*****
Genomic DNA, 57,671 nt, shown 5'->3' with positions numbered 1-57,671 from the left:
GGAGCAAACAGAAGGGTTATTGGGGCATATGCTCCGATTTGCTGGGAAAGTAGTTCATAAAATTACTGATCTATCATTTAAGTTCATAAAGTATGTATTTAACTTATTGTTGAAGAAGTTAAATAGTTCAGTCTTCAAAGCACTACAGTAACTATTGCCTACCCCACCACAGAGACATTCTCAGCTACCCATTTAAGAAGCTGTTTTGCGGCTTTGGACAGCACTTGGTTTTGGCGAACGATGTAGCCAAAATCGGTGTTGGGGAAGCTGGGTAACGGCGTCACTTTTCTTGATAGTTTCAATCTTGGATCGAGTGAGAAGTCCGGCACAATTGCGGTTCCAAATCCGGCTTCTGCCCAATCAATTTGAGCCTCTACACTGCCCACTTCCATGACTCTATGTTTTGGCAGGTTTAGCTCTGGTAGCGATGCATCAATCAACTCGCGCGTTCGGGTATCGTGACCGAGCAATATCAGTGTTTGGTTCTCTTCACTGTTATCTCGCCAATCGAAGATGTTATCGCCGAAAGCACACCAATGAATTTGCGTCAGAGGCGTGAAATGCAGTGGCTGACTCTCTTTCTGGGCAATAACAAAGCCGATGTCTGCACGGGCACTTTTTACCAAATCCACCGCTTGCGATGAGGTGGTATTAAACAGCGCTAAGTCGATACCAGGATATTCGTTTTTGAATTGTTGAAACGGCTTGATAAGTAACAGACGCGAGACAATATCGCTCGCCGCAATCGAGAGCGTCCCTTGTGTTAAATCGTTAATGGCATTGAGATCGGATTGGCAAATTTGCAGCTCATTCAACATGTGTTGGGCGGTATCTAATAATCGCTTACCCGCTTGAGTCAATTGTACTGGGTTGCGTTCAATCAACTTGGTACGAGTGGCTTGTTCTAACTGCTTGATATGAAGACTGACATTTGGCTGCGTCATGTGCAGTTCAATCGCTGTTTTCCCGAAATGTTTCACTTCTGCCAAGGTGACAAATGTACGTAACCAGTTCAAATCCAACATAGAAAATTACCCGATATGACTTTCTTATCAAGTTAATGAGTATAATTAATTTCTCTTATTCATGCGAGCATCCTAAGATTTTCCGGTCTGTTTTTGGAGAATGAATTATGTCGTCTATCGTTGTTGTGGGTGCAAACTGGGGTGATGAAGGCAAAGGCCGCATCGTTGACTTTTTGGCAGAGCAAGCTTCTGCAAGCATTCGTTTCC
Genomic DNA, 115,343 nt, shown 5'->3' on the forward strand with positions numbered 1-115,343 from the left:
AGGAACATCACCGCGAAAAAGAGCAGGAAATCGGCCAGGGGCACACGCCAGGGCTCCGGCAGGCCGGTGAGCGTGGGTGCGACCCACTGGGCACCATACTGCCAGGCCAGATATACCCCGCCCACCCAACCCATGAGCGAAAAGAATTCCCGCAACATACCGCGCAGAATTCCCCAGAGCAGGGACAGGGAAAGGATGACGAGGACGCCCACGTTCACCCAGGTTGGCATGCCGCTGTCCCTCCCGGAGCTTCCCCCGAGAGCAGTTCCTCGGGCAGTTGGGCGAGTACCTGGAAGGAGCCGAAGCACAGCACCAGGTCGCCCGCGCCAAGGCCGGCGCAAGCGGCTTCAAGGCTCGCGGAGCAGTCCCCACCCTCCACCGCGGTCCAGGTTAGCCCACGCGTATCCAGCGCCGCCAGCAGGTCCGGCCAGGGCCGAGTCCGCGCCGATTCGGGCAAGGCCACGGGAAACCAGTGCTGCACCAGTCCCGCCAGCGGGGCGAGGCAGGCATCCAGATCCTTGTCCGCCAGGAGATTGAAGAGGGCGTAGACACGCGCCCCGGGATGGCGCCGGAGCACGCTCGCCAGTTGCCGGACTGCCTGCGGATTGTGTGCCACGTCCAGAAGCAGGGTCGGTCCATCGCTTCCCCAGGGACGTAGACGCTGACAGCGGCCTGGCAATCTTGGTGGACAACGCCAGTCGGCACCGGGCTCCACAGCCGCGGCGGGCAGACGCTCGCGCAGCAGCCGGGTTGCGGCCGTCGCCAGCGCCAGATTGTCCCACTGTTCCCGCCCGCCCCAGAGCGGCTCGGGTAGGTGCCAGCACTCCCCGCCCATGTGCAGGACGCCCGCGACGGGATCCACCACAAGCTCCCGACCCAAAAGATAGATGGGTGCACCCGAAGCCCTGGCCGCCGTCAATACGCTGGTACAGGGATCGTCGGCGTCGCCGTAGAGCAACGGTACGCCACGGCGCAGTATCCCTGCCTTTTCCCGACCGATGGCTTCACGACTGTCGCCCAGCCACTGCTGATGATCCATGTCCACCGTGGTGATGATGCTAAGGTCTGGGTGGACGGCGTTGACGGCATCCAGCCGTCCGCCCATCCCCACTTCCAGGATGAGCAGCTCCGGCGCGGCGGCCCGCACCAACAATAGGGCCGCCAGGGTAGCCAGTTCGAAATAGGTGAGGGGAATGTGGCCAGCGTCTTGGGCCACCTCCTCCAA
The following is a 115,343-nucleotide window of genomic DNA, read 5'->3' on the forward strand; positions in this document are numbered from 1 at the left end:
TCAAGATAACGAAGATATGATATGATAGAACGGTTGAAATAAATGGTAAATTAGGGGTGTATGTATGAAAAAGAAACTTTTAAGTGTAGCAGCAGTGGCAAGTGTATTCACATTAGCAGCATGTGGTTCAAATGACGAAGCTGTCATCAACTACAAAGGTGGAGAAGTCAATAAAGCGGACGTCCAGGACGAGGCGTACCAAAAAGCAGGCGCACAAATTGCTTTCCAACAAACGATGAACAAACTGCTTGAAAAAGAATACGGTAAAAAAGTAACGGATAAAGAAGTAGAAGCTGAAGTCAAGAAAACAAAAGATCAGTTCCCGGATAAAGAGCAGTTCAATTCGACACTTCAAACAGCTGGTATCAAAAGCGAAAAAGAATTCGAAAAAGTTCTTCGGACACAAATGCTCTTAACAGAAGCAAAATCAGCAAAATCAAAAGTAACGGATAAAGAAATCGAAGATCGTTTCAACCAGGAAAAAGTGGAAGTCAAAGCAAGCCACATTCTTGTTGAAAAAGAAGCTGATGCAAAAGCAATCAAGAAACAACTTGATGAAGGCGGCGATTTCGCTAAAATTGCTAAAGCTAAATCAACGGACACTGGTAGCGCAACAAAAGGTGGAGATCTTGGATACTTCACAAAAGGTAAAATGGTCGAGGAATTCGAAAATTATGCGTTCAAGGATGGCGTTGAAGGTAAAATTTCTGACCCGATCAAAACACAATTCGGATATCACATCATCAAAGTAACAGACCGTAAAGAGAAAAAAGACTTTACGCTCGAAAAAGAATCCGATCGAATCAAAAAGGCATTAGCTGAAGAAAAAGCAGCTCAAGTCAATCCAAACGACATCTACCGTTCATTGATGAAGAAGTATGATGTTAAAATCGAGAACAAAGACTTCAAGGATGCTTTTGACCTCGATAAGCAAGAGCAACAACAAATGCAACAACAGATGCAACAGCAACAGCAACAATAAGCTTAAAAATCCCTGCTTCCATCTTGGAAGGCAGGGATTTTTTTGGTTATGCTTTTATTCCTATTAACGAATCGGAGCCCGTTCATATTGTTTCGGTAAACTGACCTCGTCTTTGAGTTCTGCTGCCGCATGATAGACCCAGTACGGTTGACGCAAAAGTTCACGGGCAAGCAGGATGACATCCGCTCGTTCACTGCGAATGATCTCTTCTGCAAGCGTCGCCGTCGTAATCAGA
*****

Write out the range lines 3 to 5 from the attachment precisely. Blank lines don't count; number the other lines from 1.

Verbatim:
Genomic DNA, 115,343 nt, shown 5'->3' on the forward strand with positions numbered 1-115,343 from the left:
AGGAACATCACCGCGAAAAAGAGCAGGAAATCGGCCAGGGGCACACGCCAGGGCTCCGGCAGGCCGGTGAGCGTGGGTGCGACCCACTGGGCACCATACTGCCAGGCCAGATATACCCCGCCCACCCAACCCATGAGCGAAAAGAATTCCCGCAACATACCGCGCAGAATTCCCCAGAGCAGGGACAGGGAAAGGATGACGAGGACGCCCACGTTCACCCAGGTTGGCATGCCGCTGTCCCTCCCGGAGCTTCCCCCGAGAGCAGTTCCTCGGGCAGTTGGGCGAGTACCTGGAAGGAGCCGAAGCACAGCACCAGGTCGCCCGCGCCAAGGCCGGCGCAAGCGGCTTCAAGGCTCGCGGAGCAGTCCCCACCCTCCACCGCGGTCCAGGTTAGCCCACGCGTATCCAGCGCCGCCAGCAGGTCCGGCCAGGGCCGAGTCCGCGCCGATTCGGGCAAGGCCACGGGAAACCAGTGCTGCACCAGTCCCGCCAGCGGGGCGAGGCAGGCATCCAGATCCTTGTCCGCCAGGAGATTGAAGAGGGCGTAGACACGCGCCCCGGGATGGCGCCGGAGCACGCTCGCCAGTTGCCGGACTGCCTGCGGATTGTGTGCCACGTCCAGAAGCAGGGTCGGTCCATCGCTTCCCCAGGGACGTAGACGCTGACAGCGGCCTGGCAATCTTGGTGGACAACGCCAGTCGGCACCGGGCTCCACAGCCGCGGCGGGCAGACGCTCGCGCAGCAGCCGGGTTGCGGCCGTCGCCAGCGCCAGATTGTCCCACTGTTCCCGCCCGCCCCAGAGCGGCTCGGGTAGGTGCCAGCACTCCCCGCCCATGTGCAGGACGCCCGCGACGGGATCCACCACAAGCTCCCGACCCAAAAGATAGATGGGTGCACCCGAAGCCCTGGCCGCCGTCAATACGCTGGTACAGGGATCGTCGGCGTCGCCGTAGAGCAACGGTACGCCACGGCGCAGTATCCCTGCCTTTTCCCGACCGATGGCTTCACGACTGTCGCCCAGCCACTGCTGATGATCCATGTCCACCGTGGTGATGATGCTAAGGTCTGGGTGGACGGCGTTGACGGCATCCAGCCGTCCGCCCATCCCCACTTCCAGGATGAGCAGCTCCGGCGCGGCGGCCCGCACCAACAATAGGGCCGCCAGGGTAGCCAGTTCGAAATAGGTGAGGGGAATGTGGCCAGCGTCTTGGGCCACCTCCTCCAA
The following is a 115,343-nucleotide window of genomic DNA, read 5'->3' on the forward strand; positions in this document are numbered from 1 at the left end: